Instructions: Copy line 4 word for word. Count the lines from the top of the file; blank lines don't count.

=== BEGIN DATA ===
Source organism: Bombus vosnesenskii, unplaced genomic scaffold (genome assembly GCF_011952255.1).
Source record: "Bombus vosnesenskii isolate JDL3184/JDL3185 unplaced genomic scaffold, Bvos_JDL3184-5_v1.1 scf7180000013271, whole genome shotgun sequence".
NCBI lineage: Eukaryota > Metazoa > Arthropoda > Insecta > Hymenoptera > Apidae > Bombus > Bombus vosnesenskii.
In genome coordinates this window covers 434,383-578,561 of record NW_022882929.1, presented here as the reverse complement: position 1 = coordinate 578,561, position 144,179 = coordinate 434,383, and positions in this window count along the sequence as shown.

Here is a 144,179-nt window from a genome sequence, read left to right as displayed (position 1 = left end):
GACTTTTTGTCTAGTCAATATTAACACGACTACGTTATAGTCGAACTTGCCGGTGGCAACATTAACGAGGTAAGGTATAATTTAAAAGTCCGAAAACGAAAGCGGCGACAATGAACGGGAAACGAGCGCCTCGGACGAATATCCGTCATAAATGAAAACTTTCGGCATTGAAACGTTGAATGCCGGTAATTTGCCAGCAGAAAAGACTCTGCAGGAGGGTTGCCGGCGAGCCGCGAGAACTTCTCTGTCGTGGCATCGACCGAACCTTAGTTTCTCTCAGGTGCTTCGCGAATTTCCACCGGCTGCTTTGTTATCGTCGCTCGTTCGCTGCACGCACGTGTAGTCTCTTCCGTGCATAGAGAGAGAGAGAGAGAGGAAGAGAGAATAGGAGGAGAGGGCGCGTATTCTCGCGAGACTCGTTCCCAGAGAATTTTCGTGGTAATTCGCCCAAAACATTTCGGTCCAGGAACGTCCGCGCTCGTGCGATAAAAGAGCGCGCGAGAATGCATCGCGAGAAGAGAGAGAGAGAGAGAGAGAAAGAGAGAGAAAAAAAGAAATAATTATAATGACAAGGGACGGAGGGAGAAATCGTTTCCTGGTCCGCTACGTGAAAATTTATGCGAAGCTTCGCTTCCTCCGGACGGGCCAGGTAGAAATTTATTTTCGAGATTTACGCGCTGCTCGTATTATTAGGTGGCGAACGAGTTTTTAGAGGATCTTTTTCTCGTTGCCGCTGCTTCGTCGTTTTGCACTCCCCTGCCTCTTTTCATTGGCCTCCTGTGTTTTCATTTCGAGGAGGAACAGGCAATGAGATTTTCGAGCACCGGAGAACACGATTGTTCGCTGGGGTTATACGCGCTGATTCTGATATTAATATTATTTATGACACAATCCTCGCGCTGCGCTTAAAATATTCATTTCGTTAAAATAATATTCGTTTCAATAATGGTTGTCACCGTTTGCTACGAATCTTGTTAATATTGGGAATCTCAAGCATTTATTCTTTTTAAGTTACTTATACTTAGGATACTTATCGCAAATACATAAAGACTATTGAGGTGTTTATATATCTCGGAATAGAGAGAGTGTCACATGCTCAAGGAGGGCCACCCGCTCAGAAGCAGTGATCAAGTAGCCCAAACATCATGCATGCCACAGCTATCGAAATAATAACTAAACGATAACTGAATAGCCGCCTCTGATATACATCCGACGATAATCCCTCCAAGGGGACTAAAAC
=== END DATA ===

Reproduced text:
In genome coordinates this window covers 434,383-578,561 of record NW_022882929.1, presented here as the reverse complement: position 1 = coordinate 578,561, position 144,179 = coordinate 434,383, and positions in this window count along the sequence as shown.